Teacher knows best" appears to be the motto of the Usable Software Company. Its policy is to commission software programs direct from practising teachers. As a result the products have a relevance and practicality not always apparent in educational software. In particular these two programs, which are intended for more able GCSE and A-level students, have a refreshing simplicity.
The Evolution of Industrial Location Theory sets out the background to Weber's original ideas, then in a sequence of easy-to-follow screens, takes the readeruser through subsequent developments and enhancements. There are opportunities for interaction between user and program, but these are minimal. This doesn't matter; what does matter is that students, either working in groups or alone, can discover the relevance and importance of this key geographical concept by repetition and reinforcement. One can only admire the directness of the approach, which, coupled with the clarity of the graphics and the simplicity of the text, makes this an ideal example of how to use computers in the classroom.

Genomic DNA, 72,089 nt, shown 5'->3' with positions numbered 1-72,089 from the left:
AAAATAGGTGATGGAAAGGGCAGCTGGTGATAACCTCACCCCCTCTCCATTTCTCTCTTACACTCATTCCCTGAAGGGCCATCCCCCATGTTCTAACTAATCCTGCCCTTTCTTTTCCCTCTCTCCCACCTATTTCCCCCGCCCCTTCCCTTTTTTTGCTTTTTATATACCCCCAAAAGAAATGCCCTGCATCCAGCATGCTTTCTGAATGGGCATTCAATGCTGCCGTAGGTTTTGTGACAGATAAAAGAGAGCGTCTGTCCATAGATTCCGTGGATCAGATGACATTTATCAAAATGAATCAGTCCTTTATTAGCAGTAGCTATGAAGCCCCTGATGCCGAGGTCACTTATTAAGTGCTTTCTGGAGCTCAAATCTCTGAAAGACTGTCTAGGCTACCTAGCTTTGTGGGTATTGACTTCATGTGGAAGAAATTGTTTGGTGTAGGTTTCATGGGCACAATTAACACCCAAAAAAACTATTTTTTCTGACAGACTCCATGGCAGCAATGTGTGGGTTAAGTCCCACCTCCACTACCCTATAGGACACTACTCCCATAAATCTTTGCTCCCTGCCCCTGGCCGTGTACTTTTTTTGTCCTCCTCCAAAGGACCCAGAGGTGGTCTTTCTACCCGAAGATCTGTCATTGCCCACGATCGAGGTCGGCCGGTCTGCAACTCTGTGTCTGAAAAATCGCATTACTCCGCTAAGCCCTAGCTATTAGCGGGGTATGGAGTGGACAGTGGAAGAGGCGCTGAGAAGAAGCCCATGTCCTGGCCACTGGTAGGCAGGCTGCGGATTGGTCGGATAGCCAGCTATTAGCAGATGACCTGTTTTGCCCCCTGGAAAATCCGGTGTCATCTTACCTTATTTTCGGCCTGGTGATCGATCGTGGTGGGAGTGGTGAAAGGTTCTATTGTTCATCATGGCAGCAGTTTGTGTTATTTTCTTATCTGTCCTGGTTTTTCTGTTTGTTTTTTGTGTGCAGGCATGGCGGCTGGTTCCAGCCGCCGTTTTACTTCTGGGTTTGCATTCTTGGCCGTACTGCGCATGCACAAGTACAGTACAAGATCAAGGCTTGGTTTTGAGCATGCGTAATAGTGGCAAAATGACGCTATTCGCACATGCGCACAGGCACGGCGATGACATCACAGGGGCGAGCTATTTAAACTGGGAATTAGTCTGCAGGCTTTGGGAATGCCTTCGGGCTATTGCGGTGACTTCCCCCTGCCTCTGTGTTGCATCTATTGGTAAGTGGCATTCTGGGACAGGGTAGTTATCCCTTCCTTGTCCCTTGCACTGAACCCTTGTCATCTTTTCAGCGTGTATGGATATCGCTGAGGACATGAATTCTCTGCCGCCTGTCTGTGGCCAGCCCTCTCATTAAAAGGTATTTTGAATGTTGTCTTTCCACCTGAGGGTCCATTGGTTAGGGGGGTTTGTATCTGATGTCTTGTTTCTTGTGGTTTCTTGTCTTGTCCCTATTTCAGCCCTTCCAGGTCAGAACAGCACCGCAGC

Making a similar claim is Geo Quiz, from the same team at King's College School Wimbledon. This is the end-of-term dream program (and would also make an ideal present for all the family!) since it contains 1,000 multiple choice questions of geographical fact.
"The currency of Portugal is the . . ." might not sound the type of question to improve the examination prospects of A-level candidates, but hundreds of other questions on such topics as weather and climate, soils and vegetation, economic activity and geographical skills provide a great deal of help. The program is organised to provide different levels of difficulty and styles of scoring (team games, timed competitions etc). It's good fun and will assist in providing the valuable fact base that underpins an understanding of geographical concepts and skills.
Both programs are PC-based and require Windows 3.1 running on a 386 processor with 2 Mb RAM available. They are easy to install. Sitenetwork licences are also available from the Usable Software Company.